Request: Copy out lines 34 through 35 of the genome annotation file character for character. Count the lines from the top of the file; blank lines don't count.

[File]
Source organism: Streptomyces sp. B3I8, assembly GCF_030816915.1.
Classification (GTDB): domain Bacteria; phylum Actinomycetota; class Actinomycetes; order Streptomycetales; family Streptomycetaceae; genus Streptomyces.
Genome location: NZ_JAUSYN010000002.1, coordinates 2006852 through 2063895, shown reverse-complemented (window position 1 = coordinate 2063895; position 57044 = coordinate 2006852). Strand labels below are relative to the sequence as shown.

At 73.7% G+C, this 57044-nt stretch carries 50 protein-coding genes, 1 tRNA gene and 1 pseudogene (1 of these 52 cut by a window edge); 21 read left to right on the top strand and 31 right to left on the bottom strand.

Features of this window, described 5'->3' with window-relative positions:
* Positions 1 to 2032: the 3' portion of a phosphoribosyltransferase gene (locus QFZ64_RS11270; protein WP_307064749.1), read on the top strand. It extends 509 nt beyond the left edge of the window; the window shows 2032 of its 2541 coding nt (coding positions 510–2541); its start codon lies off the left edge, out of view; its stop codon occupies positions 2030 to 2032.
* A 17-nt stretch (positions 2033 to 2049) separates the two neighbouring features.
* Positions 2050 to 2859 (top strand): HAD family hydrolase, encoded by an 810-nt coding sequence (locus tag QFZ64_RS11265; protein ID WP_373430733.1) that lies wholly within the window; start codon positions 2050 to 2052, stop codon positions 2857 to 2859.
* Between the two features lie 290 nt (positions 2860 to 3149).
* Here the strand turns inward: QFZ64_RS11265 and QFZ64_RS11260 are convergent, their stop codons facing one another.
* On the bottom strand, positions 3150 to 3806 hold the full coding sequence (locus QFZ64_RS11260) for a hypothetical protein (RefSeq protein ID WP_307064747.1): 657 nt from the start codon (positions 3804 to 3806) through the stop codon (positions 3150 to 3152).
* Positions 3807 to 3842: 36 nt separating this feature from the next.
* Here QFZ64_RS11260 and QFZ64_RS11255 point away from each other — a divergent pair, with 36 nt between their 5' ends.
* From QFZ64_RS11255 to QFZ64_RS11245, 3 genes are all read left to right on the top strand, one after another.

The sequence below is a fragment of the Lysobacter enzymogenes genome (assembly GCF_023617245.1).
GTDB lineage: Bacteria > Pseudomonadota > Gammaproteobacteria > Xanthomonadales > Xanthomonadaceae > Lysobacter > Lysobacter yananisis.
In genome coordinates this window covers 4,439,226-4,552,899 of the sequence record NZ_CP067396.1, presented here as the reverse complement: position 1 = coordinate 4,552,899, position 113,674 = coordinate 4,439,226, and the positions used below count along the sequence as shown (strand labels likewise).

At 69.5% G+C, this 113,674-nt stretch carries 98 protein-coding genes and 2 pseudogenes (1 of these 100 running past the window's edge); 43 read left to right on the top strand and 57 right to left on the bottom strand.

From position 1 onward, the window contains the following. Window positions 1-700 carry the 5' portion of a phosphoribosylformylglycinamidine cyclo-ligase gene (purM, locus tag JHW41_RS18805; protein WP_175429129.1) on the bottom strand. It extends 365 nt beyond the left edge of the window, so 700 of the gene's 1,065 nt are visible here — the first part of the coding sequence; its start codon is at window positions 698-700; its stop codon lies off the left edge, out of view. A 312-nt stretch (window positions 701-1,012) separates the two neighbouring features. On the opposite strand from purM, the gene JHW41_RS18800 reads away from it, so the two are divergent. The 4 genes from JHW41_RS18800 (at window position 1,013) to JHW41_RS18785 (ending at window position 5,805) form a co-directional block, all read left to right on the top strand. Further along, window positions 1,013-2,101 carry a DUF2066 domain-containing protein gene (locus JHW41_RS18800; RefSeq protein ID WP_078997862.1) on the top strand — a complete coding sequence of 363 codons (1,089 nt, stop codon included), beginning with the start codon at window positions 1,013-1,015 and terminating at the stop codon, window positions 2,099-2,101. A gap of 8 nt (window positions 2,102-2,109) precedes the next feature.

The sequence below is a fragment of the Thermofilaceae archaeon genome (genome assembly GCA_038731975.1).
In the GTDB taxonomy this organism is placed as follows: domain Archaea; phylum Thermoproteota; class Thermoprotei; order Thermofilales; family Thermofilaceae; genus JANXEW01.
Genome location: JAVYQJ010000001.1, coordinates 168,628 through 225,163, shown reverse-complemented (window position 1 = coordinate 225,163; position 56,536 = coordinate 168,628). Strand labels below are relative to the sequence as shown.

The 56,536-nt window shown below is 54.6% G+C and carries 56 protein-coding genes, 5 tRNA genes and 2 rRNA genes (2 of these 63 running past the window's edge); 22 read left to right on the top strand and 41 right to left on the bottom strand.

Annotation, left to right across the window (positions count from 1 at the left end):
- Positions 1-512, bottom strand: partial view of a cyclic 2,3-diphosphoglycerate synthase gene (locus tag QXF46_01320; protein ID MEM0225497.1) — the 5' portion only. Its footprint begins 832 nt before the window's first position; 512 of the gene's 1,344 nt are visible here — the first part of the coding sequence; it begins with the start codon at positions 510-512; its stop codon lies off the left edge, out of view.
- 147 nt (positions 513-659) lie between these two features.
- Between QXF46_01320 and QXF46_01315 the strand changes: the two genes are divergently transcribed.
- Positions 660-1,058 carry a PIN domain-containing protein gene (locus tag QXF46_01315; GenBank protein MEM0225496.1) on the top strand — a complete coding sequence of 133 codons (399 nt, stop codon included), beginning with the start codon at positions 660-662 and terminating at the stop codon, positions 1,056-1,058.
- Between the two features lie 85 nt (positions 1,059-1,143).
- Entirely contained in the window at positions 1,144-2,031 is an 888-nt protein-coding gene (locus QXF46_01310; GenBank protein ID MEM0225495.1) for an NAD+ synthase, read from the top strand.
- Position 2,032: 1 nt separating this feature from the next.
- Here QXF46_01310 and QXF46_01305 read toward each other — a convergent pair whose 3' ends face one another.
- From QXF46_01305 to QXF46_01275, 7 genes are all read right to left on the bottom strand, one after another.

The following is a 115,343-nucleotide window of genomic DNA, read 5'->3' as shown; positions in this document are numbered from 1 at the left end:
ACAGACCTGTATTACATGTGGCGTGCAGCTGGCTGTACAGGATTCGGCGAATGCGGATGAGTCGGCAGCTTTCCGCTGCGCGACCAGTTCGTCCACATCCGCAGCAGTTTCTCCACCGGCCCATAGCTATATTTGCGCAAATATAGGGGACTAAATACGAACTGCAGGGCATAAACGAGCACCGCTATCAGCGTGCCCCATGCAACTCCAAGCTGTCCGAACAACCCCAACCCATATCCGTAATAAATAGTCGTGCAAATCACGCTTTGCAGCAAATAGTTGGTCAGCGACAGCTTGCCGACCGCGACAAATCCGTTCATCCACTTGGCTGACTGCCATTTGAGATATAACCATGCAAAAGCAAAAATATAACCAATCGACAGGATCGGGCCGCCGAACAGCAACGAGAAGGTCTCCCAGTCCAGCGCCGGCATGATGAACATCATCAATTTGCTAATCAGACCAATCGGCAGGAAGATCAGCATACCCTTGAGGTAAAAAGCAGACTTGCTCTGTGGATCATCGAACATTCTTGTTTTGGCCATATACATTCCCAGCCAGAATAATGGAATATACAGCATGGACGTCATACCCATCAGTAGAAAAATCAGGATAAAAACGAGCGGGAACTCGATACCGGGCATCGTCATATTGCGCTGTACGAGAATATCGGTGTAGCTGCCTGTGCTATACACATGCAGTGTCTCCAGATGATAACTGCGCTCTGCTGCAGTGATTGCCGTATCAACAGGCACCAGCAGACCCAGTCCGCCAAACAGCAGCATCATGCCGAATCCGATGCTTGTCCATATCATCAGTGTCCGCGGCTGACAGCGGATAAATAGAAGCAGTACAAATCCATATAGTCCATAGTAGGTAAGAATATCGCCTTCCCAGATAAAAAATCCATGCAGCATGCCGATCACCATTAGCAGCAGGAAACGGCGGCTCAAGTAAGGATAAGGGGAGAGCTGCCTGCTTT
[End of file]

The following is a 115,343-nucleotide window of genomic DNA, read 5'->3' as shown; positions in this document are numbered from 1 at the left end:
ACAGACCTGTATTACATGTGGCGTGCAGCTGGCTGTACAGGATTCGGCGAATGCGGATGAGTCGGCAGCTTTCCGCTGCGCGACCAGTTCGTCCACATCCGCAGCAGTTTCTCCACCGGCCCATAGCTATATTTGCGCAAATATAGGGGACTAAATACGAACTGCAGGGCATAAACGAGCACCGCTATCAGCGTGCCCCATGCAACTCCAAGCTGTCCGAACAACCCCAACCCATATCCGTAATAAATAGTCGTGCAAATCACGCTTTGCAGCAAATAGTTGGTCAGCGACAGCTTGCCGACCGCGACAAATCCGTTCATCCACTTGGCTGACTGCCATTTGAGATATAACCATGCAAAAGCAAAAATATAACCAATCGACAGGATCGGGCCGCCGAACAGCAACGAGAAGGTCTCCCAGTCCAGCGCCGGCATGATGAACATCATCAATTTGCTAATCAGACCAATCGGCAGGAAGATCAGCATACCCTTGAGGTAAAAAGCAGACTTGCTCTGTGGATCATCGAACATTCTTGTTTTGGCCATATACATTCCCAGCCAGAATAATGGAATATACAGCATGGACGTCATACCCATCAGTAGAAAAATCAGGATAAAAACGAGCGGGAACTCGATACCGGGCATCGTCATATTGCGCTGTACGAGAATATCGGTGTAGCTGCCTGTGCTATACACATGCAGTGTCTCCAGATGATAACTGCGCTCTGCTGCAGTGATTGCCGTATCAACAGGCACCAGCAGACCCAGTCCGCCAAACAGCAGCATCATGCCGAATCCGATGCTTGTCCATATCATCAGTGTCCGCGGCTGACAGCGGATAAATAGAAGCAGTACAAATCCATATAGTCCATAGTAGGTAAGAATATCGCCTTCCCAGATAAAAAATCCATGCAGCATGCCGATCACCATTAGCAGCAGGAAACGGCGGCTCAAGTAAGGATAAGGGGAGAGCTGCCTGCTTT